On Friday, October 23rd join Journey Home at Nixs. Starting at 4pm, Nixs will be serving a Journey Home signature cocktail and 100% of the proceeds will go back to Journey Home. Come for dinner and drinks! And that’s not all — at 10pm, Nixs the restaurant turns into Nixs at Night. Nixs is known for its festive nightlife. The DJ will be spinning, the dance floor will be pounding, and all cover charges will be donated to Journey Home. Plan a fun night out and do it all for an important cause.
Sure to be a hub for all downtown dwellers, Blue State Coffee celebrated its grand opening on September 29th. Beyond delivering quality brew, this unique chain creates vibrant cafes that reflect, improve and inspire communities across the northeast. To that end, they choose four local non-profit organizations to partner with for a designated period of time in each of their cafes. Partner organizations receive a financial donation and the support of Blue State Coffee in educating and informing customers about their work.
As an organization committed to sustainable solutions, Journey Home is putting an increased focus on employment this year. In addition to our Aerospace Employment program, Journey Home is now working to develop a universal processes that simplifies and removes some of the most prominent barriers for those who are looking to build self-sufficiency and re-enter the workforce. Continue Reading Here.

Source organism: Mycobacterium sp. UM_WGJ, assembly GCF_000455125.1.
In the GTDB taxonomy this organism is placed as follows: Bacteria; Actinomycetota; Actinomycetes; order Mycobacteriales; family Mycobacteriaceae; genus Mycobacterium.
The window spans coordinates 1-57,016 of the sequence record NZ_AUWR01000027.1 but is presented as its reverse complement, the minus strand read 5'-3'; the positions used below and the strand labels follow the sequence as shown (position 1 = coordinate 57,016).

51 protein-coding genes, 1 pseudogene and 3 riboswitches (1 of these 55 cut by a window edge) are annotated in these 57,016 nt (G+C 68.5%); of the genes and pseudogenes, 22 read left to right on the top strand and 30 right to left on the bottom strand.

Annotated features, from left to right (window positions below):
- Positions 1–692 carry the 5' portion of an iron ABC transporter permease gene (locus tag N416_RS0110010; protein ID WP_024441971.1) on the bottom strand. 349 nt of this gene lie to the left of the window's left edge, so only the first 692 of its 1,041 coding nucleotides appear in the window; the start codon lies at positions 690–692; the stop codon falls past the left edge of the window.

Ending chronic homelessness means tackling the issue from every angle. Even with improved access to housing, employment and support services, there are those whose physical and mental disabilities will inhibit their ability to gain employment and independence. To address this barrier, Journey Home is working to build cross-sector partnerships and increase engagement in one of our newest initiatives. Continue Reading Here.
Journey Home is doing it again! After serving 200 hungry folks in Bushnell Park last month, we are partnering with Max Downtown in Hartford, Arugula Bistro in West Hartford and Starbucks Coffee to provide another delicious meal to Hartford residents in need. By making the suggested donation of $25 you will be sponsoring a dinner, and helping to support Journey Home’s efforts to end chronic homelessness in Greater Hartford. Click here to learn more about how you can support this awesome event taking place on October 3rd.
(HARTFORD, CT)- Governor Dannel P. Malloy today announced that the State of Connecticut has been designated by the federal government as being the first state in the nation to have ended chronic homelessness among veterans.